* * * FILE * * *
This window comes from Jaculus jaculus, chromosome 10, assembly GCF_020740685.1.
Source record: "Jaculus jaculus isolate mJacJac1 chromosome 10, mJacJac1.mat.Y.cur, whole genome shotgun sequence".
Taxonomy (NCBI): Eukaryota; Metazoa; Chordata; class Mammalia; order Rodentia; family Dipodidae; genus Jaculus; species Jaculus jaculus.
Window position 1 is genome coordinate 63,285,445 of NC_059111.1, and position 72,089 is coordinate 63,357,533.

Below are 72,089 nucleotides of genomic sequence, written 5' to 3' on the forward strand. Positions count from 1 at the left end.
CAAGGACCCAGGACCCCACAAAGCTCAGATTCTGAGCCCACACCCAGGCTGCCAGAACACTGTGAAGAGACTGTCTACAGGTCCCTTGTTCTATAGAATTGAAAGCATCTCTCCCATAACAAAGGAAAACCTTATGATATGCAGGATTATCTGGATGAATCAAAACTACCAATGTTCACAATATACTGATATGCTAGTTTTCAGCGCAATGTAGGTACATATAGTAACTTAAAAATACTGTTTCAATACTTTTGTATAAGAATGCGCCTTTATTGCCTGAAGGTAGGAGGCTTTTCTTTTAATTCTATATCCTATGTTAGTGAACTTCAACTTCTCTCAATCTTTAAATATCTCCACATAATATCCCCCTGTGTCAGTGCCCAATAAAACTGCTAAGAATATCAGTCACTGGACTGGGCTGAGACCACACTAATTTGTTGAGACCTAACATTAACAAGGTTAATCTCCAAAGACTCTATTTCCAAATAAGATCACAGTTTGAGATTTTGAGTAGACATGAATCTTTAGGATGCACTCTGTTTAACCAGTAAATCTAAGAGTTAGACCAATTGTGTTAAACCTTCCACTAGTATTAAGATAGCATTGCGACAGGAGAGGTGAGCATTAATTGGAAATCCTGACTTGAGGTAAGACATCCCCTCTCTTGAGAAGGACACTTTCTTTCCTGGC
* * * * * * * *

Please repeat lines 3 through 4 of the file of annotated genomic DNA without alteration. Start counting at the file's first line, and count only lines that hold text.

Taxonomy (NCBI): Eukaryota; Metazoa; Chordata; class Mammalia; order Rodentia; family Dipodidae; genus Jaculus; species Jaculus jaculus.
Window position 1 is genome coordinate 63,285,445 of NC_059111.1, and position 72,089 is coordinate 63,357,533.